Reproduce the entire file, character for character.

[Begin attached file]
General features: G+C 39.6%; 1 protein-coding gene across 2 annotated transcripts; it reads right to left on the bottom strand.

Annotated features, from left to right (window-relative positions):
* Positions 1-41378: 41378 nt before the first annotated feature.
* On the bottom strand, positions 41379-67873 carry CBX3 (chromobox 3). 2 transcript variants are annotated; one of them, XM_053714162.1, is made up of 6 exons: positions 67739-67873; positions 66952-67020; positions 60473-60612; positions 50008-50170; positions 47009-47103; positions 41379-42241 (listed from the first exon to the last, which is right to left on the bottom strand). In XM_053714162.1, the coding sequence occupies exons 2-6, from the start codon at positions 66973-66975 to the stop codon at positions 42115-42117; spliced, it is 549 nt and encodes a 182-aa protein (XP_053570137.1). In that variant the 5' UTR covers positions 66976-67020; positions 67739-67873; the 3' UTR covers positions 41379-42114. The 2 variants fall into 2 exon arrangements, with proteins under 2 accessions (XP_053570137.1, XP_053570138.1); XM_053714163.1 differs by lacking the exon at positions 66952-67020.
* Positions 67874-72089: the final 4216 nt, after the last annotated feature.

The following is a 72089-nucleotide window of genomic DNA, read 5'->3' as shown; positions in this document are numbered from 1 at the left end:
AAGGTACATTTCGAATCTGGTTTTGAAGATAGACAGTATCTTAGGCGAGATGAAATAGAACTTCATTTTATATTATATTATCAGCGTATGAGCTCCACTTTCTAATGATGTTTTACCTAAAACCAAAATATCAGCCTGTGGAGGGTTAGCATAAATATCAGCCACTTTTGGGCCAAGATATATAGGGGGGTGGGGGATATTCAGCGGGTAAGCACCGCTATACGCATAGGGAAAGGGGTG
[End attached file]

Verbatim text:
General features: G+C 39.6%; 1 protein-coding gene across 2 annotated transcripts; it reads right to left on the bottom strand.

Annotated features, from left to right (window-relative positions):
* Positions 1-41378: 41378 nt before the first annotated feature.
* On the bottom strand, positions 41379-67873 carry CBX3 (chromobox 3). 2 transcript variants are annotated; one of them, XM_053714162.1, is made up of 6 exons: positions 67739-67873; positions 66952-67020; positions 60473-60612; positions 50008-50170; positions 47009-47103; positions 41379-42241 (listed from the first exon to the last, which is right to left on the bottom strand). In XM_053714162.1, the coding sequence occupies exons 2-6, from the start codon at positions 66973-66975 to the stop codon at positions 42115-42117; spliced, it is 549 nt and encodes a 182-aa protein (XP_053570137.1). In that variant the 5' UTR covers positions 66976-67020; positions 67739-67873; the 3' UTR covers positions 41379-42114. The 2 variants fall into 2 exon arrangements, with proteins under 2 accessions (XP_053570137.1, XP_053570138.1); XM_053714163.1 differs by lacking the exon at positions 66952-67020.
* Positions 67874-72089: the final 4216 nt, after the last annotated feature.

The following is a 72089-nucleotide window of genomic DNA, read 5'->3' as shown; positions in this document are numbered from 1 at the left end:
AAGGTACATTTCGAATCTGGTTTTGAAGATAGACAGTATCTTAGGCGAGATGAAATAGAACTTCATTTTATATTATATTATCAGCGTATGAGCTCCACTTTCTAATGATGTTTTACCTAAAACCAAAATATCAGCCTGTGGAGGGTTAGCATAAATATCAGCCACTTTTGGGCCAAGATATATAGGGGGGTGGGGGATATTCAGCGGGTAAGCACCGCTATACGCATAGGGAAAGGGGTG